By midnight, my sister, bro-i-law and I had settled into Dad’s more cosy and warm livingroom by the woodfire. We’d played games and had drinks all evening: it was nice to sit and chat by the light of the fire and Christmas Tree.

Pretty soon my sister was asleep on the couch whilst my bro-i-law and I – the more seasoned drinkers ☺ – talked into the early hours.

I’m very lucky that I get on well with both my brother in laws and I enjoyed talking to him. Something I don’t seem to have much opportunity to do any more – adult conversations where you can open up and put the world to rights.

We talked of Dad and grief and I was fine. Grief is funny that way – what can destroy you one moment can boost you another. I enjoy talking about my Dad. It brings him near.

We talked about my loneliness and how difficult it is to find real friends and companions in your late 30s. I spoke of my desire to rebuild my life after years of being unsettled in marriage and with Dad’s illness. (My sister is ten years my junior and is just starting her life it seems). My sisters and I have become even closer since I separated with my husband and Dad’s slow decline. But I do worry – I don’t want to be a burden on them. I can’t expect them to always be my social life. They tell me off when I say this if course, which is why I love them as much as I do.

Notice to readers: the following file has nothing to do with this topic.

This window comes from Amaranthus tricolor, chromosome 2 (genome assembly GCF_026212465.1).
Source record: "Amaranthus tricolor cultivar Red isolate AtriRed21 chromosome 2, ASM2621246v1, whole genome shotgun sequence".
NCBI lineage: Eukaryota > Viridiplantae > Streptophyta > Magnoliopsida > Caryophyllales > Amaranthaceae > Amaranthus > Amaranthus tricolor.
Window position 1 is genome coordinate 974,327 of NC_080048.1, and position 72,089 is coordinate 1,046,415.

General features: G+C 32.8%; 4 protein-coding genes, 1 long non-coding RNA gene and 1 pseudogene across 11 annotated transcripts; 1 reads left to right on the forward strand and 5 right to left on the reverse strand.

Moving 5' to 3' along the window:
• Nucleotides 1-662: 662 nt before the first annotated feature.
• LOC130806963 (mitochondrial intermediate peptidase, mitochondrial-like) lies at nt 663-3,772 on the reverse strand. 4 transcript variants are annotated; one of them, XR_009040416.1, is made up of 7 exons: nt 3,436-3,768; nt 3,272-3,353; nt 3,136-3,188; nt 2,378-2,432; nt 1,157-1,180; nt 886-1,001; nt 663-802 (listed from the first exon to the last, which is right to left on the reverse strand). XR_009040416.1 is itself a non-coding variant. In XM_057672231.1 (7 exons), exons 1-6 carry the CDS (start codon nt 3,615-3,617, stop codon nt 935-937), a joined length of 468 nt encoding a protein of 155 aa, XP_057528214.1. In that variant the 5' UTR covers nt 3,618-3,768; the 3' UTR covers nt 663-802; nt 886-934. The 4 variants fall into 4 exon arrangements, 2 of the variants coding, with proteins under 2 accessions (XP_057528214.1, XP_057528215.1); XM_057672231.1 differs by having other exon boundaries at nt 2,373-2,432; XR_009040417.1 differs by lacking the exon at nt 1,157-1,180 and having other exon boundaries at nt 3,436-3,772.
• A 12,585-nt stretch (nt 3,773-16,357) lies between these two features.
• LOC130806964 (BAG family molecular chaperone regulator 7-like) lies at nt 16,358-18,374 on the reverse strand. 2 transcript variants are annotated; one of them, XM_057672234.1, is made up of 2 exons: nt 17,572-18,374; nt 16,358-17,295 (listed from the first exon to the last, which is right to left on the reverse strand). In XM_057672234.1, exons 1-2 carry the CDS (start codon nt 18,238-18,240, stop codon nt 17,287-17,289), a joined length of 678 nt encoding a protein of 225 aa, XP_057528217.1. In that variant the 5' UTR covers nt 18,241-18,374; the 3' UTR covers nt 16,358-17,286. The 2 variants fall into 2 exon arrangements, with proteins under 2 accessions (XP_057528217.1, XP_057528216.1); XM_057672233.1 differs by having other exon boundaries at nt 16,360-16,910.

As we spoke of my somewhat sketchy plan to meet more people there was a pause. My bro-i-law began to speak and then paused.

“Go on,” I said, “just say it.” I trust him and know that whatever he was trying to say would be thoughtful.

“It’s just I was thinking that the perfect person for you would be <Lost Soul>.”

This was not what I was expecting him to say. I listened as he explained why he thought we were right for each other. Music to my ears. We then discussed Lost Soul’s recent behaviour at their house. And I admitted my true feelings.